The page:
Buffett gives another $1.78bn to charity

It's a sum most of us couldn't begin to imagine, but Warren 'Sage of Omaha' Buffett has taken the next step on his quest to donate 99% of his wealth.

by Emma Haslett
Last Updated: 08 Aug 2011

Further proof, if it were needed, that Warren Buffett is a man of his word: the entrepreneur has donated another $1.78bn (£1.1bn) to charity, after he vowed in 2006 to give away 99% of his wealth. The Sage of Omaha (as he’s known to his friends) apparently donated about 23.31m Class B shares of his company Berkshire Hathaway, the majority of which went to the Bill & Melinda Gates Foundation. Which makes us wonder why we can’t do the same thing over here…

At the grand age of 80, the world’s third-richest person (according to Forbes) has now donated more than $11bn of shares in Berkshire Hathaway. But Buffett’s got a way to go yet, considering he’s worth an estimated $50bn; if he carries on at this rate, by our reckoning, he’ll have to live to the age of 108 in order to hit that target of 99% of his wealth. And apparently, his donations are declining by 5% a year.

Buffett may be one of the richest, but he’s by no means the only zillionaire entrepreneur to have pledged a huge chunk of his wealth to charity: last year, Facebook founder Mark Zuckerberg made a similar promise, while Microsoft founder Bill Gates, VC John Doerr, media entrepreneur Gerry Lenfest and ex-Cisco Systems chairman John Morgridge have all promised to donate large portions of their wealth to charity.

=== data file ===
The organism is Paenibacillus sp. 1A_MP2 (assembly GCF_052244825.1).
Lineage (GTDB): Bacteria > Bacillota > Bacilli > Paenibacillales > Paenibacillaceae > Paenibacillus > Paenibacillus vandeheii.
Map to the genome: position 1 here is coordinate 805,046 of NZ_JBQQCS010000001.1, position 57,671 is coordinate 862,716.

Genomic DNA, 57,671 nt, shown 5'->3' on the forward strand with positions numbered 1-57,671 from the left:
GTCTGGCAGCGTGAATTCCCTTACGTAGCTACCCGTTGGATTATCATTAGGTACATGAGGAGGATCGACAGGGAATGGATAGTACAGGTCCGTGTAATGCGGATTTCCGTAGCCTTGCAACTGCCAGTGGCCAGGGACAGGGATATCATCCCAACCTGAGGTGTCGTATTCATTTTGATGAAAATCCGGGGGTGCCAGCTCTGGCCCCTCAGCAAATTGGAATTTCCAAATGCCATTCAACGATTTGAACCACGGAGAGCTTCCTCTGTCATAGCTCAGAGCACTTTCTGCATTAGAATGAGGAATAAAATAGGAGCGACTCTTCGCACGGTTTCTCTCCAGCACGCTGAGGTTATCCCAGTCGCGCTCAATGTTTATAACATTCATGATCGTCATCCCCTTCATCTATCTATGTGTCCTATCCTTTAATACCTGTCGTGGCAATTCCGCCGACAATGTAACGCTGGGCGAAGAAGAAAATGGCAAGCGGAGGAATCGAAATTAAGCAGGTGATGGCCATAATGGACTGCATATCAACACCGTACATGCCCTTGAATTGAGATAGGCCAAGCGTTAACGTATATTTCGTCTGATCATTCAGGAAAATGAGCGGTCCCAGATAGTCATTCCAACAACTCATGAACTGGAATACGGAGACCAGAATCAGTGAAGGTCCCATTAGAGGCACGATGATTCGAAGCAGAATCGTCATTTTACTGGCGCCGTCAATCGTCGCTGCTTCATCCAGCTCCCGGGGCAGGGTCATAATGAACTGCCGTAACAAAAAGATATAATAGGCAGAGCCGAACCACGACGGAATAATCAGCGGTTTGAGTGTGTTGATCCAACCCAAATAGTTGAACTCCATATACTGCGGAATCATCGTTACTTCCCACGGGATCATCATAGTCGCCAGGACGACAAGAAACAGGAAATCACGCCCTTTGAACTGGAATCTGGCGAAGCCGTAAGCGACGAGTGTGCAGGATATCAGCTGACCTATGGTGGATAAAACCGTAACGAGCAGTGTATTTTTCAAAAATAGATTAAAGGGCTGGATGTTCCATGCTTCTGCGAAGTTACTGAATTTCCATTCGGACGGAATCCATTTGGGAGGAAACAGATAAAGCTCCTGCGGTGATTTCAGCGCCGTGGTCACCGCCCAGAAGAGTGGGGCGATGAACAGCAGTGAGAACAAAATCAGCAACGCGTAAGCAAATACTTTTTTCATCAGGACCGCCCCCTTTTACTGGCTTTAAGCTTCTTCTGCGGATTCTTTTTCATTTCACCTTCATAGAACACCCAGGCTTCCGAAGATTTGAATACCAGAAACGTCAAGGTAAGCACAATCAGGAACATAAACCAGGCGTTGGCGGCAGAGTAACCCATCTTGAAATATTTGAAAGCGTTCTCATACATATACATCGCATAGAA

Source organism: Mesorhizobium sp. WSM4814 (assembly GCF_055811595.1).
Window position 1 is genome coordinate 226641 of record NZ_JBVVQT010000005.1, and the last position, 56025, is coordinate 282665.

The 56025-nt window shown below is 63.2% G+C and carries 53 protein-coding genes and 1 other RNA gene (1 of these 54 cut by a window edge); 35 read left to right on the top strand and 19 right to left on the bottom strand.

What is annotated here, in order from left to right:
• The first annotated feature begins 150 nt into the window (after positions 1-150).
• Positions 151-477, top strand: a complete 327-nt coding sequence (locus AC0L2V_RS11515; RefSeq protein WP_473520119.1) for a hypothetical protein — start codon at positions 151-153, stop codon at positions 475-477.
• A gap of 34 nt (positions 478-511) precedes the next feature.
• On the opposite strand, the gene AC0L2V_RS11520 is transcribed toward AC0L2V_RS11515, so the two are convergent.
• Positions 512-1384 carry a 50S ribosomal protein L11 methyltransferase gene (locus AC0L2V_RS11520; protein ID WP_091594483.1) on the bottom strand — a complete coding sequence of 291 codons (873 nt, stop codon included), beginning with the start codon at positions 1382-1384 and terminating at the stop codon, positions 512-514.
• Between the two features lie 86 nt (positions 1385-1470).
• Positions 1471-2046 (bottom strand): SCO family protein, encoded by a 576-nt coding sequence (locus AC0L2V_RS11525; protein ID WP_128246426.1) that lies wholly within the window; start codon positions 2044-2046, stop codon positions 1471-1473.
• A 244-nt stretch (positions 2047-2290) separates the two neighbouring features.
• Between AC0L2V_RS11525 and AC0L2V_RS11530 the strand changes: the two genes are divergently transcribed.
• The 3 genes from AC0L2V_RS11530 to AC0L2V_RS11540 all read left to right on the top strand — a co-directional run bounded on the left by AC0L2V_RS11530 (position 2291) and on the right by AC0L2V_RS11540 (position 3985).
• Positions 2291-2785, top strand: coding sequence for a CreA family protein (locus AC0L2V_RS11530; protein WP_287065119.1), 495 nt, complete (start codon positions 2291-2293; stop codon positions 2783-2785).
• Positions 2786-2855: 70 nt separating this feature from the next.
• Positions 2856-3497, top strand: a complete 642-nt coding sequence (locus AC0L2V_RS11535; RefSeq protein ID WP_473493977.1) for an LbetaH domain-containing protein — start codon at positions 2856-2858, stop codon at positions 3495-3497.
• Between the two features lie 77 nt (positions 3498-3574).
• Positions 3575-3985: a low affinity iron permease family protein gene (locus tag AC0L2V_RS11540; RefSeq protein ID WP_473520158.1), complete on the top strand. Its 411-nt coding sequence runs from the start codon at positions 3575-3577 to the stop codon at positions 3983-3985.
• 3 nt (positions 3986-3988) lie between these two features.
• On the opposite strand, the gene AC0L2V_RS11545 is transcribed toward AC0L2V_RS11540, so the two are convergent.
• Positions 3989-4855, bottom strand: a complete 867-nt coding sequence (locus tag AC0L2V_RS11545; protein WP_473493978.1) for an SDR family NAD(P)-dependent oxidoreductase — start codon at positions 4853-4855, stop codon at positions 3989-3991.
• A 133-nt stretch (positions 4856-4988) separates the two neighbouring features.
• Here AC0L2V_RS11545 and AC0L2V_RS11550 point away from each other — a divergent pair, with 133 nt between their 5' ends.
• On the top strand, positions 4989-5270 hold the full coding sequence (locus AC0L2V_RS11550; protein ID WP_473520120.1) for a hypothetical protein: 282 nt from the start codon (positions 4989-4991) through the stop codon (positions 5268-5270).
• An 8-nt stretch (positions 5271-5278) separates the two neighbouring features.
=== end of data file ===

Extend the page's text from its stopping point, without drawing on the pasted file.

Philanthropy has a long and well-established history in the US, of course. But - with some notable exceptions - the idea still doesn't seem to be quite as prevalent on this side of the pond. In fact, our biggest charities are finding life tougher than ever: a study this week suggested that donations to charity fell by £70m in the year 2009/10, amid signs that people were starting to cut back on unnecessary spending.

The good news is that corporate giving has by no means ground to a halt; companies are too aware these days of the benefits of strong CSR policies in terms of (for instance) staff engagement. And it may be that individual donors are just less willing to shout about it than they are in the US. Still, we can't help feeling that conspicuous philanthropy like this is a good way to encourage more giving across the board...

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